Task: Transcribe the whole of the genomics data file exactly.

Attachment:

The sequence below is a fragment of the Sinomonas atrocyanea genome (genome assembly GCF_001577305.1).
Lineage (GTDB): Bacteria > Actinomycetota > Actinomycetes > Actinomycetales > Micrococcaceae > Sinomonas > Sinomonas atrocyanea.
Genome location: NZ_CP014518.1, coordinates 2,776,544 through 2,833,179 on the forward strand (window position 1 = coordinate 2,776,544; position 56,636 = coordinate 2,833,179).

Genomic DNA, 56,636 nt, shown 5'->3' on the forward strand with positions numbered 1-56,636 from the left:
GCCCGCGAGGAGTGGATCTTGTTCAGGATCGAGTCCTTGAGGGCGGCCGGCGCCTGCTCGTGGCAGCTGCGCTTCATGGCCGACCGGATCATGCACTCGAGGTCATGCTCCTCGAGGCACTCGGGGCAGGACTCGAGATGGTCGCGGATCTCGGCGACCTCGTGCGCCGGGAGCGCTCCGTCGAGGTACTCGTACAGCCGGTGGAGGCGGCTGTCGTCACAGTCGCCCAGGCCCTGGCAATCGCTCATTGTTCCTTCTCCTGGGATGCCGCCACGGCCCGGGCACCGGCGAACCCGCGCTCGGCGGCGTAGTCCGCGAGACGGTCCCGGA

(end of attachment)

The sequence below is a fragment of the Sinomonas atrocyanea genome (genome assembly GCF_001577305.1).
Lineage (GTDB): Bacteria > Actinomycetota > Actinomycetes > Actinomycetales > Micrococcaceae > Sinomonas > Sinomonas atrocyanea.
Genome location: NZ_CP014518.1, coordinates 2,776,544 through 2,833,179 on the forward strand (window position 1 = coordinate 2,776,544; position 56,636 = coordinate 2,833,179).

Genomic DNA, 56,636 nt, shown 5'->3' on the forward strand with positions numbered 1-56,636 from the left:
GCCCGCGAGGAGTGGATCTTGTTCAGGATCGAGTCCTTGAGGGCGGCCGGCGCCTGCTCGTGGCAGCTGCGCTTCATGGCCGACCGGATCATGCACTCGAGGTCATGCTCCTCGAGGCACTCGGGGCAGGACTCGAGATGGTCGCGGATCTCGGCGACCTCGTGCGCCGGGAGCGCTCCGTCGAGGTACTCGTACAGCCGGTGGAGGCGGCTGTCGTCACAGTCGCCCAGGCCCTGGCAATCGCTCATTGTTCCTTCTCCTGGGATGCCGCCACGGCCCGGGCACCGGCGAACCCGCGCTCGGCGGCGTAGTCCGCGAGACGGTCCCGGA